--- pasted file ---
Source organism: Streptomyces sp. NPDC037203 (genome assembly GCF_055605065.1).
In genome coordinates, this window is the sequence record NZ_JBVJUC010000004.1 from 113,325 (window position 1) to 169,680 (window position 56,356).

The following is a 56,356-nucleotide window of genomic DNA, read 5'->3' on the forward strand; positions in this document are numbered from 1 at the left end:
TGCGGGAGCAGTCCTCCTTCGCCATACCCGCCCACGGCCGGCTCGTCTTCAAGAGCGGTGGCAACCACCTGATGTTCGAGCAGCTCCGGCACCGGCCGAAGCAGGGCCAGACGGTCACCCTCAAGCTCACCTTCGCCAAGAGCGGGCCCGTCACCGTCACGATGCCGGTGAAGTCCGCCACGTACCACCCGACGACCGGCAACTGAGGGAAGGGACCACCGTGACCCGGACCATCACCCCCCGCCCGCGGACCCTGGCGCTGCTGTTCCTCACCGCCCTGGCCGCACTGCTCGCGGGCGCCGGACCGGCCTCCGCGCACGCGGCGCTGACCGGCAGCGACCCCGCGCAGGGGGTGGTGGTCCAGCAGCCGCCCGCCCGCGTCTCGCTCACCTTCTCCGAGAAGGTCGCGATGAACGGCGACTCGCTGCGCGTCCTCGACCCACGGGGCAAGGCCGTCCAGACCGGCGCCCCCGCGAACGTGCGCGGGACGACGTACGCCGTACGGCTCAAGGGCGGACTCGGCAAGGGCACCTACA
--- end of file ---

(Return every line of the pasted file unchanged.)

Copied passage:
Source organism: Streptomyces sp. NPDC037203 (genome assembly GCF_055605065.1).
In genome coordinates, this window is the sequence record NZ_JBVJUC010000004.1 from 113,325 (window position 1) to 169,680 (window position 56,356).

The following is a 56,356-nucleotide window of genomic DNA, read 5'->3' on the forward strand; positions in this document are numbered from 1 at the left end:
TGCGGGAGCAGTCCTCCTTCGCCATACCCGCCCACGGCCGGCTCGTCTTCAAGAGCGGTGGCAACCACCTGATGTTCGAGCAGCTCCGGCACCGGCCGAAGCAGGGCCAGACGGTCACCCTCAAGCTCACCTTCGCCAAGAGCGGGCCCGTCACCGTCACGATGCCGGTGAAGTCCGCCACGTACCACCCGACGACCGGCAACTGAGGGAAGGGACCACCGTGACCCGGACCATCACCCCCCGCCCGCGGACCCTGGCGCTGCTGTTCCTCACCGCCCTGGCCGCACTGCTCGCGGGCGCCGGACCGGCCTCCGCGCACGCGGCGCTGACCGGCAGCGACCCCGCGCAGGGGGTGGTGGTCCAGCAGCCGCCCGCCCGCGTCTCGCTCACCTTCTCCGAGAAGGTCGCGATGAACGGCGACTCGCTGCGCGTCCTCGACCCACGGGGCAAGGCCGTCCAGACCGGCGCCCCCGCGAACGTGCGCGGGACGACGTACGCCGTACGGCTCAAGGGCGGACTCGGCAAGGGCACCTACA